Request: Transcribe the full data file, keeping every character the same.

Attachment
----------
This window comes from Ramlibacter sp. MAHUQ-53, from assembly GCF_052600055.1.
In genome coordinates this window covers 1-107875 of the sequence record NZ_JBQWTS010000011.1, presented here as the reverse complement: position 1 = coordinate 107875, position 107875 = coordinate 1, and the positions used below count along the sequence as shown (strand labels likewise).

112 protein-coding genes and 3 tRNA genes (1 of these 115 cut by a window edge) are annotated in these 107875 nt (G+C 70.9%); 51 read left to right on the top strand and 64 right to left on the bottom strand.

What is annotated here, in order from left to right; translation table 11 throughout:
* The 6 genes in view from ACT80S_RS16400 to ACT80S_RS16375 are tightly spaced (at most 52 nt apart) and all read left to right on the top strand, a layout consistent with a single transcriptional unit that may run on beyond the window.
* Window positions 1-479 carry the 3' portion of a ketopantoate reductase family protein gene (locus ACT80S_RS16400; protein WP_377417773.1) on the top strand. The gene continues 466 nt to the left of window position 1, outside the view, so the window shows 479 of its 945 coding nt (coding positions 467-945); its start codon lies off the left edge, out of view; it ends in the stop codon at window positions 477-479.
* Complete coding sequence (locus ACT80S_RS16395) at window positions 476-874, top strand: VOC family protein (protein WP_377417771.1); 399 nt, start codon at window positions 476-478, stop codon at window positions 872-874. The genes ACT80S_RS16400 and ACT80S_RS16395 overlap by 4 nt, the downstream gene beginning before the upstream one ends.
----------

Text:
This window comes from Ramlibacter sp. MAHUQ-53, from assembly GCF_052600055.1.
In genome coordinates this window covers 1-107875 of the sequence record NZ_JBQWTS010000011.1, presented here as the reverse complement: position 1 = coordinate 107875, position 107875 = coordinate 1, and the positions used below count along the sequence as shown (strand labels likewise).

112 protein-coding genes and 3 tRNA genes (1 of these 115 cut by a window edge) are annotated in these 107875 nt (G+C 70.9%); 51 read left to right on the top strand and 64 right to left on the bottom strand.

What is annotated here, in order from left to right; translation table 11 throughout:
* The 6 genes in view from ACT80S_RS16400 to ACT80S_RS16375 are tightly spaced (at most 52 nt apart) and all read left to right on the top strand, a layout consistent with a single transcriptional unit that may run on beyond the window.
* Window positions 1-479 carry the 3' portion of a ketopantoate reductase family protein gene (locus ACT80S_RS16400; protein WP_377417773.1) on the top strand. The gene continues 466 nt to the left of window position 1, outside the view, so the window shows 479 of its 945 coding nt (coding positions 467-945); its start codon lies off the left edge, out of view; it ends in the stop codon at window positions 477-479.
* Complete coding sequence (locus ACT80S_RS16395) at window positions 476-874, top strand: VOC family protein (protein WP_377417771.1); 399 nt, start codon at window positions 476-478, stop codon at window positions 872-874. The genes ACT80S_RS16400 and ACT80S_RS16395 overlap by 4 nt, the downstream gene beginning before the upstream one ends.